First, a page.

The successful Liberty Dollar project is the most obvious example of this, though it is arguable that they might not have gotten into trouble if they had not issued coinage (in violation of USC 18 §486).
List of currencies
this is only a partial list; there are many more
- BerkShares (Wikipedia) - local currency for The Berkshires region of Massachusetts (2011: still active)
- Fourth Corner Exchange (Wikipedia): privately-run community currency in Pacific Northwest, but software is open source; has begun spreading to other areas
- Ithaca Hours (Wikipedia) - local currency in Ithaca, NY
- member of the Time/Bank network
- Liberty Dollar (Wikipedia): shut down by Federal government on an absurd charge of counterfeiting and possible violation of a US statute (USC 18 §486) prohibiting alternative coinage
- NCPlenty (web): local currency in North Carolina; no apparent activity since 2006
- Phoenix Dollar (archive.org, 2006): appears to be defunct; metal-backed. Possibly a scam.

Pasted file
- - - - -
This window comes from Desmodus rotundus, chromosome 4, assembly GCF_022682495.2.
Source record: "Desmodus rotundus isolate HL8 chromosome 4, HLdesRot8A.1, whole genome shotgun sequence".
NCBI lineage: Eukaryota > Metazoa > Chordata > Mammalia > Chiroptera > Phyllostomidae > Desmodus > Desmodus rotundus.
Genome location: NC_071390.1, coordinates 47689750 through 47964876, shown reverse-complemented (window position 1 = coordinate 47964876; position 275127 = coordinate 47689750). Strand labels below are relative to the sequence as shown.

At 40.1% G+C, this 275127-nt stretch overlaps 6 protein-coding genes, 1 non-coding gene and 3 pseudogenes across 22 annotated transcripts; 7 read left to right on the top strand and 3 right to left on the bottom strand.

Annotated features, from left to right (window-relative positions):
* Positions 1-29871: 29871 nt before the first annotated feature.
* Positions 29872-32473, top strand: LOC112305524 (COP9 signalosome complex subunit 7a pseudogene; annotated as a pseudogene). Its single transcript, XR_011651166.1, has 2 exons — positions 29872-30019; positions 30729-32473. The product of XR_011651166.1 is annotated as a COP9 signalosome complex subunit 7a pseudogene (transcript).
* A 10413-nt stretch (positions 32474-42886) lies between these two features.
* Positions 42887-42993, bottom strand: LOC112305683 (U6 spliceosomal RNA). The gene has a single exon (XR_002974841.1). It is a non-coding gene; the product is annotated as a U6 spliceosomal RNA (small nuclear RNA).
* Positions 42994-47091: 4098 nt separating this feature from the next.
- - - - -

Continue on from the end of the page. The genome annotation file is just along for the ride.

- 2011-03-22 JOURNAL: Alternative Currencies by John Robb (founder of the Metacurrency Project)
- 2011-01-12 Virginia HR 557 sponsored by Republican delegate Robert G. Marshall proposes that the Virginia state government create an alternative metal-backed currency, and gives evidence that state governments are allowed to do so.
- 2009-06-22 [http://www.kevinalfredstrom.com/2009/06/alternative-currency-now-a-Hawaiian Dala, the California Bear, the Chambersburg Dollar, the Evansville Dollar, the Liberty Dollar, the Peace Dollar, and the Ron Paul DollarKevin Innes, Bernard von NotHaus, Sarah Bledsoe, and Rachelle Moseley."